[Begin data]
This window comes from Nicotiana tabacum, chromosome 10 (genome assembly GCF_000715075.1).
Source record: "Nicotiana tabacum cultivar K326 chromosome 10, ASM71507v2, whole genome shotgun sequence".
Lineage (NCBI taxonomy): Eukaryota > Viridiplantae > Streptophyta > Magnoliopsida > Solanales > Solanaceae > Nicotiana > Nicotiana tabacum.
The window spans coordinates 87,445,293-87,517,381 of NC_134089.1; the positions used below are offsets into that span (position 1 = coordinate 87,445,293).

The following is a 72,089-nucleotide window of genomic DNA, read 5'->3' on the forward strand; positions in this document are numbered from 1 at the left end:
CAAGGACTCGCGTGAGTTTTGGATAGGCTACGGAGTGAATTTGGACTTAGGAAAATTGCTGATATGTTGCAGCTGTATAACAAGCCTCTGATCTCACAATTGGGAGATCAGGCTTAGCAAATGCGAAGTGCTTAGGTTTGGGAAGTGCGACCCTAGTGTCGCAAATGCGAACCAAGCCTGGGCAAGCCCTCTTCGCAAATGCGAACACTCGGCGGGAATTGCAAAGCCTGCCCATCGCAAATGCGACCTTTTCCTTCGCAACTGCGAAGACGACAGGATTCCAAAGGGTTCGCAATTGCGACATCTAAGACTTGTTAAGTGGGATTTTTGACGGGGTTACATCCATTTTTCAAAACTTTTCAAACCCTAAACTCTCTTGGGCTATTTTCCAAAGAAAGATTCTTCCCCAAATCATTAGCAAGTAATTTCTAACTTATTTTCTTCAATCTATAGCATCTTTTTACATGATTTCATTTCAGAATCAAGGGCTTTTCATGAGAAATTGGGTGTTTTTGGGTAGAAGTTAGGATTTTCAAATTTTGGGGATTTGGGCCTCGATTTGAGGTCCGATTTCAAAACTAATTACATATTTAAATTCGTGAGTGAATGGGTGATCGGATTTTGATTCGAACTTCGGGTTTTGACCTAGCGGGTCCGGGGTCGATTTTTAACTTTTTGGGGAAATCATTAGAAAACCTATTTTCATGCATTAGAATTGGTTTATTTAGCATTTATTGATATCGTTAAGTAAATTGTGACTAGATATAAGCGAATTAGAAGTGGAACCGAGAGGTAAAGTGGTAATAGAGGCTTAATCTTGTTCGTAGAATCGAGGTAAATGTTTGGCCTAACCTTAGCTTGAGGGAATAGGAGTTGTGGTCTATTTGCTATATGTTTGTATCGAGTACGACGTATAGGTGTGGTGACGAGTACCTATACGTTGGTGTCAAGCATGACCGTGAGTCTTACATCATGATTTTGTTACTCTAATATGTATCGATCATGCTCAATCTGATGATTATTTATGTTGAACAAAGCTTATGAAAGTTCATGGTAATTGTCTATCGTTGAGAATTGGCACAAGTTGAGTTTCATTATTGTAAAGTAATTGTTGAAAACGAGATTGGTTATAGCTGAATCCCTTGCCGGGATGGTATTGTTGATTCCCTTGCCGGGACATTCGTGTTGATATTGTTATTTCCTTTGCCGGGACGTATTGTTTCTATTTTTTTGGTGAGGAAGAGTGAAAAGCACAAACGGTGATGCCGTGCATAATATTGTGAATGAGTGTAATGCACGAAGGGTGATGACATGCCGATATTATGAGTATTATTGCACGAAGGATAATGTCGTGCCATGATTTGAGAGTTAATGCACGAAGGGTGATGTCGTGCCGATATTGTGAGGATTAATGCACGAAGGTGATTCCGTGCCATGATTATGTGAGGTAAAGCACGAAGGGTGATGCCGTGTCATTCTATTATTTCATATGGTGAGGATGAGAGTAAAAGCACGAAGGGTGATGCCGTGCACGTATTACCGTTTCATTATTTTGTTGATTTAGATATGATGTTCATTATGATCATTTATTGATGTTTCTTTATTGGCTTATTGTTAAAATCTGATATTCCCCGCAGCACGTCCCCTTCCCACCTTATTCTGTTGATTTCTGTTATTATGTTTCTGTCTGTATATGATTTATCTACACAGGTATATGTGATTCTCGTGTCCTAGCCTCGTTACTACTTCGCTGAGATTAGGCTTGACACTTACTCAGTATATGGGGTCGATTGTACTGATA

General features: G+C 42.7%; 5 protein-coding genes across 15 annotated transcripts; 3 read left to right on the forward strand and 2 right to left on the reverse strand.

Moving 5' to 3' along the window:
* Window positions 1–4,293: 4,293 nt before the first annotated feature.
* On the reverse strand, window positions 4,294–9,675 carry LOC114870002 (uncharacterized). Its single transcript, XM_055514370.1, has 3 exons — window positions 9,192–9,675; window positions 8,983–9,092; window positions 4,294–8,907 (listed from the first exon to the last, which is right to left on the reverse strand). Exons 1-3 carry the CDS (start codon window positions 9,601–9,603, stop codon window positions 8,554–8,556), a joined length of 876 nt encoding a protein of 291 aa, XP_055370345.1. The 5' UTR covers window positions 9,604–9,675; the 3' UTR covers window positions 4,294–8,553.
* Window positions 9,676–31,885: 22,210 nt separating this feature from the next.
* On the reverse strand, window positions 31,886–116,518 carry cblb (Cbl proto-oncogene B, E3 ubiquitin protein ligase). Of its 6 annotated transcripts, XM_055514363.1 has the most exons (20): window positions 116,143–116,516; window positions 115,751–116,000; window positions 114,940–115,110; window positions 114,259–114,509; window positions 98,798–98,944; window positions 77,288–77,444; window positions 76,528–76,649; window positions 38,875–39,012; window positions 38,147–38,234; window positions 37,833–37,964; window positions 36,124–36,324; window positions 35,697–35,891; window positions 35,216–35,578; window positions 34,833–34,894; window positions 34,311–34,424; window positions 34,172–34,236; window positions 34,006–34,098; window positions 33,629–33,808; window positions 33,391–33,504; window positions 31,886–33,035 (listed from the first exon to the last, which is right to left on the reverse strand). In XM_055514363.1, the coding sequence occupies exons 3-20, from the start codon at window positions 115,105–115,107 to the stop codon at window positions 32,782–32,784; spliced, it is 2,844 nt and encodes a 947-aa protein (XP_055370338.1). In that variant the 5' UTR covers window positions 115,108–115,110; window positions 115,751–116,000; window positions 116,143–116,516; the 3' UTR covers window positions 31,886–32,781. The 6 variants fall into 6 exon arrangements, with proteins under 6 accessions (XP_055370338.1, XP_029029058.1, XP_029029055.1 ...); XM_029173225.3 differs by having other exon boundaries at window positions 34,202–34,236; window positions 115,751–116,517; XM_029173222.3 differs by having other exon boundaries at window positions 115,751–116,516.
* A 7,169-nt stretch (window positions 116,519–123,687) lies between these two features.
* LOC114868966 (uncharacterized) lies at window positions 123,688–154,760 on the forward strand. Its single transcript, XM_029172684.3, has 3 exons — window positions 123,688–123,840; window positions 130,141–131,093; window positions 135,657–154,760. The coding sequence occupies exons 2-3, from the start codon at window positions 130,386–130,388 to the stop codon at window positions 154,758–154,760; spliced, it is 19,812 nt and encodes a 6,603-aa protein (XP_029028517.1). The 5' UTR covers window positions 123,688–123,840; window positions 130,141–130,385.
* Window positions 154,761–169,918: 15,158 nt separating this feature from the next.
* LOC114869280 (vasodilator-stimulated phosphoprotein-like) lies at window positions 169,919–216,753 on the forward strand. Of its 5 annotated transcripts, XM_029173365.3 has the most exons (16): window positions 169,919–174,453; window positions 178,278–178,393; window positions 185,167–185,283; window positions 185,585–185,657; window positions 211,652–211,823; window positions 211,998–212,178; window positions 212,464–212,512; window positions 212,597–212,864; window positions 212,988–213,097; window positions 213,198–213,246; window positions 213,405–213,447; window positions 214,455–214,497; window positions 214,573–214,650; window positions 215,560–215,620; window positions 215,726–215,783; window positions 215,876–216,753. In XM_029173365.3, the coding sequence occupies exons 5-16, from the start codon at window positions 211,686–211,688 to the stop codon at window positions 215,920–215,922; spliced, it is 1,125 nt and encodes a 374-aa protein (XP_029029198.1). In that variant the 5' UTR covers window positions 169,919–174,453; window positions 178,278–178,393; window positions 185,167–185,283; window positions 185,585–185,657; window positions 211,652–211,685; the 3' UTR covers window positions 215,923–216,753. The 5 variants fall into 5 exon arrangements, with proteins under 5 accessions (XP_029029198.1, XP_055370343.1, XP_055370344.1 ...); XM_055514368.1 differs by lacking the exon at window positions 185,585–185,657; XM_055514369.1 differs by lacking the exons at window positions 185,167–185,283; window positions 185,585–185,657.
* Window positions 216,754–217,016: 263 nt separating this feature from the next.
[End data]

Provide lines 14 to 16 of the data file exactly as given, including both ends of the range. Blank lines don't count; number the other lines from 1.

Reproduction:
* LOC114868966 (uncharacterized) lies at window positions 123,688–154,760 on the forward strand. Its single transcript, XM_029172684.3, has 3 exons — window positions 123,688–123,840; window positions 130,141–131,093; window positions 135,657–154,760. The coding sequence occupies exons 2-3, from the start codon at window positions 130,386–130,388 to the stop codon at window positions 154,758–154,760; spliced, it is 19,812 nt and encodes a 6,603-aa protein (XP_029028517.1). The 5' UTR covers window positions 123,688–123,840; window positions 130,141–130,385.
* Window positions 154,761–169,918: 15,158 nt separating this feature from the next.
* LOC114869280 (vasodilator-stimulated phosphoprotein-like) lies at window positions 169,919–216,753 on the forward strand. Of its 5 annotated transcripts, XM_029173365.3 has the most exons (16): window positions 169,919–174,453; window positions 178,278–178,393; window positions 185,167–185,283; window positions 185,585–185,657; window positions 211,652–211,823; window positions 211,998–212,178; window positions 212,464–212,512; window positions 212,597–212,864; window positions 212,988–213,097; window positions 213,198–213,246; window positions 213,405–213,447; window positions 214,455–214,497; window positions 214,573–214,650; window positions 215,560–215,620; window positions 215,726–215,783; window positions 215,876–216,753. In XM_029173365.3, the coding sequence occupies exons 5-16, from the start codon at window positions 211,686–211,688 to the stop codon at window positions 215,920–215,922; spliced, it is 1,125 nt and encodes a 374-aa protein (XP_029029198.1). In that variant the 5' UTR covers window positions 169,919–174,453; window positions 178,278–178,393; window positions 185,167–185,283; window positions 185,585–185,657; window positions 211,652–211,685; the 3' UTR covers window positions 215,923–216,753. The 5 variants fall into 5 exon arrangements, with proteins under 5 accessions (XP_029029198.1, XP_055370343.1, XP_055370344.1 ...); XM_055514368.1 differs by lacking the exon at window positions 185,585–185,657; XM_055514369.1 differs by lacking the exons at window positions 185,167–185,283; window positions 185,585–185,657.